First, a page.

Associate Professor of International AffairsJosiah Meigs Distinguished Teaching ProfessorSenior Fellow, Center for International Trade and Security

Curriculum Vitae

Professional Website

Dr. Jeffrey D. Berejikian is a Josiah Meigs Distinguished Teaching Professor at the University of Georgia, and Associate Professor in the Department of International Affairs. Dr. Berejikian earned his Ph.D. from the University of Oregon, and held a previous appointment with the University of Tennessee.

 

Education
  • Ph.D., University of Oregon 1995, Political Science
  • M.S., University of Oregon 1991 , Political Science
  • B.S., California Polytechnic State University at San Luis Obispo 1988 , Political Science
More About
Dr. Jeffrey D. Berejikian is a Josiah Meigs Distinguished Teaching Professor a the University of Georgia, and Associate Professor in the Department of International Affairs. Dr. Berejikian earned his Ph.D. from the University of Oregon, and held a previous appointment with the University of Tennessee.  Dr. Berejikain’s research integrates findings from cognitive psychology and neuroscience with contemporary foreign policy and appears in the top journals in the discipline, including the American Political Science Review, Political Psychology, and the Journal of Conflict Resolution. Dr. Berejikian has applied this approach to a broad set of topics including interstate conflict, military deterrence, environmental politics, human rights, nuclear proliferation, social revolution, democratic theory, and trade policy. His book, “International Relations Under Risk” is published by SUNY Press. It explores the conditions under which governments take inordinate risks in the conduct of their foreign  policy, and has been translated into Korean.  Dr. Berejikian has been invited  to discuss his research on National Public Radio and has been asked to offer recommendations to the U.S. government in the formation of deterrence policy.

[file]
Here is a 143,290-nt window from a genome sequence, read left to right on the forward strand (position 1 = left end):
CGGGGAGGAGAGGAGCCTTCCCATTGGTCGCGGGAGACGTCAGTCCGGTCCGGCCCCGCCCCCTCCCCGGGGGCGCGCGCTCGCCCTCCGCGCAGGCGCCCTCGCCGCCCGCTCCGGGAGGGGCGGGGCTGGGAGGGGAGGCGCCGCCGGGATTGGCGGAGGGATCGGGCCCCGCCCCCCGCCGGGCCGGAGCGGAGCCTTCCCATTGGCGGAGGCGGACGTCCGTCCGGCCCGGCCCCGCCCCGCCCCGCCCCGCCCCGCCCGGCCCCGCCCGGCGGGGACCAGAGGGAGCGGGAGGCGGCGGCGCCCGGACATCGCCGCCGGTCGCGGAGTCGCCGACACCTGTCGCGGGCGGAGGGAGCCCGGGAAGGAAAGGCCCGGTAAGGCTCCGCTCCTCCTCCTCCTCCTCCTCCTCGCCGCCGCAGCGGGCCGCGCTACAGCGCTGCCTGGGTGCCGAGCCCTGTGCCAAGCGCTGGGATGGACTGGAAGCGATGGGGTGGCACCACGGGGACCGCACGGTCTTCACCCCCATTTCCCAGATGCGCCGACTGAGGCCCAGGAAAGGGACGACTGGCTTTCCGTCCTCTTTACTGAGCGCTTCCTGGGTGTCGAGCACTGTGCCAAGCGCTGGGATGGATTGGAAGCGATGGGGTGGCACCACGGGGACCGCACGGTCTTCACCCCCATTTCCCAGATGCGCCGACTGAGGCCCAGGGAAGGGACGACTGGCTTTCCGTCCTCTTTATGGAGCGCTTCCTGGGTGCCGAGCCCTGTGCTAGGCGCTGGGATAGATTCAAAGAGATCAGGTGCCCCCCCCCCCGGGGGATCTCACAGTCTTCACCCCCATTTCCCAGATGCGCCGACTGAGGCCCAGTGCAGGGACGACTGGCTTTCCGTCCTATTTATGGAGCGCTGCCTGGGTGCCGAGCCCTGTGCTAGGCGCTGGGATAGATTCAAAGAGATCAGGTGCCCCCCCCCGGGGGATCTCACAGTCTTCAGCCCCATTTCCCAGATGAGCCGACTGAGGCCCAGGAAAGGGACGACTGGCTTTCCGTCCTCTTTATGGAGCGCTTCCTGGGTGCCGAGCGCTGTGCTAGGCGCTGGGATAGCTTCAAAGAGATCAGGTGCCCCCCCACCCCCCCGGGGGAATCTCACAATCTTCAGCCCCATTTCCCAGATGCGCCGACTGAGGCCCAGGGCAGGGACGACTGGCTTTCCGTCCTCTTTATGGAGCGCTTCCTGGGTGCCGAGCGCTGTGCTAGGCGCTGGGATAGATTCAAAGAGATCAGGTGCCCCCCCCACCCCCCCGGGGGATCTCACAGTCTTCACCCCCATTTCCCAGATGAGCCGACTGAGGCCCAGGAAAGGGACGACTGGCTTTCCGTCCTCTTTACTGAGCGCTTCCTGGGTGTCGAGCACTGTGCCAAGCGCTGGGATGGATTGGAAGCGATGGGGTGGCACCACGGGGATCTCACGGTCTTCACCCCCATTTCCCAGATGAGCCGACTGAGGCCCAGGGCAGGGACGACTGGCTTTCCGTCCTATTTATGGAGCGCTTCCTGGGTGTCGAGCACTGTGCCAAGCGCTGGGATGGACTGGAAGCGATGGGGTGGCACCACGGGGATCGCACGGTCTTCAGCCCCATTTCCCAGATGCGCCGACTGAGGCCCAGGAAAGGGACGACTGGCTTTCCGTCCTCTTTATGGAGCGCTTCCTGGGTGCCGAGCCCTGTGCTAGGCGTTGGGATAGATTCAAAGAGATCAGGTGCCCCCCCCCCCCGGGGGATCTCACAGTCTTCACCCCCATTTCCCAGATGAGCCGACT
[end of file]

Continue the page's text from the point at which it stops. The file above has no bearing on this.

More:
Dr. Berejikian teaches a wide variety of courses, including semester long computer-based foreign policy simulation (www.berejikian.net). Students run their own countries and compete with one another in a networked envrionment. Dr. Berejikian’s teaching has received multiple awards recognizing the quality of his graduate and undergraduate teaching. He is a member of the University of Georgia Teaching Academy.

Areas of Expertise
  • Foreign Policy
  • American Nuclear and Conventional Deterrence Policy
  • Psychology and Foreign Policy Decision Making
  • International Relations Theory
Honors, Awards, and Achievements
  • University System of Georgia Chancellors Learning Scholar
  • University of Georgia First Year Oddssey Outstanding Teaching Award